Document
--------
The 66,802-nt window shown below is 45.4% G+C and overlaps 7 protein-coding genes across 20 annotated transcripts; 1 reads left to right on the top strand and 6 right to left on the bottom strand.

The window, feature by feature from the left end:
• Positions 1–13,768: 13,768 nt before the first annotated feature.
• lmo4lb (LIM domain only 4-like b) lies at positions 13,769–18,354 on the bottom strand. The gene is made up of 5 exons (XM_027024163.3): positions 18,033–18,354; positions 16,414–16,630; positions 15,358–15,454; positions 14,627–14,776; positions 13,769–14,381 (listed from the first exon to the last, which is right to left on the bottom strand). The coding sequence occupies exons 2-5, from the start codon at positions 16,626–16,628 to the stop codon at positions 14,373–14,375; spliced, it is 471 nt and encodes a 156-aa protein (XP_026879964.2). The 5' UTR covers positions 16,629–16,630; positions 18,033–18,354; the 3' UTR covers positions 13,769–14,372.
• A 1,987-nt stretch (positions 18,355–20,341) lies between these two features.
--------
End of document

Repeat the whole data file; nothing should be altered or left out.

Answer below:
The 66,802-nt window shown below is 45.4% G+C and overlaps 7 protein-coding genes across 20 annotated transcripts; 1 reads left to right on the top strand and 6 right to left on the bottom strand.

The window, feature by feature from the left end:
• Positions 1–13,768: 13,768 nt before the first annotated feature.
• lmo4lb (LIM domain only 4-like b) lies at positions 13,769–18,354 on the bottom strand. The gene is made up of 5 exons (XM_027024163.3): positions 18,033–18,354; positions 16,414–16,630; positions 15,358–15,454; positions 14,627–14,776; positions 13,769–14,381 (listed from the first exon to the last, which is right to left on the bottom strand). The coding sequence occupies exons 2-5, from the start codon at positions 16,626–16,628 to the stop codon at positions 14,373–14,375; spliced, it is 471 nt and encodes a 156-aa protein (XP_026879964.2). The 5' UTR covers positions 16,629–16,630; positions 18,033–18,354; the 3' UTR covers positions 13,769–14,372.
• A 1,987-nt stretch (positions 18,355–20,341) lies between these two features.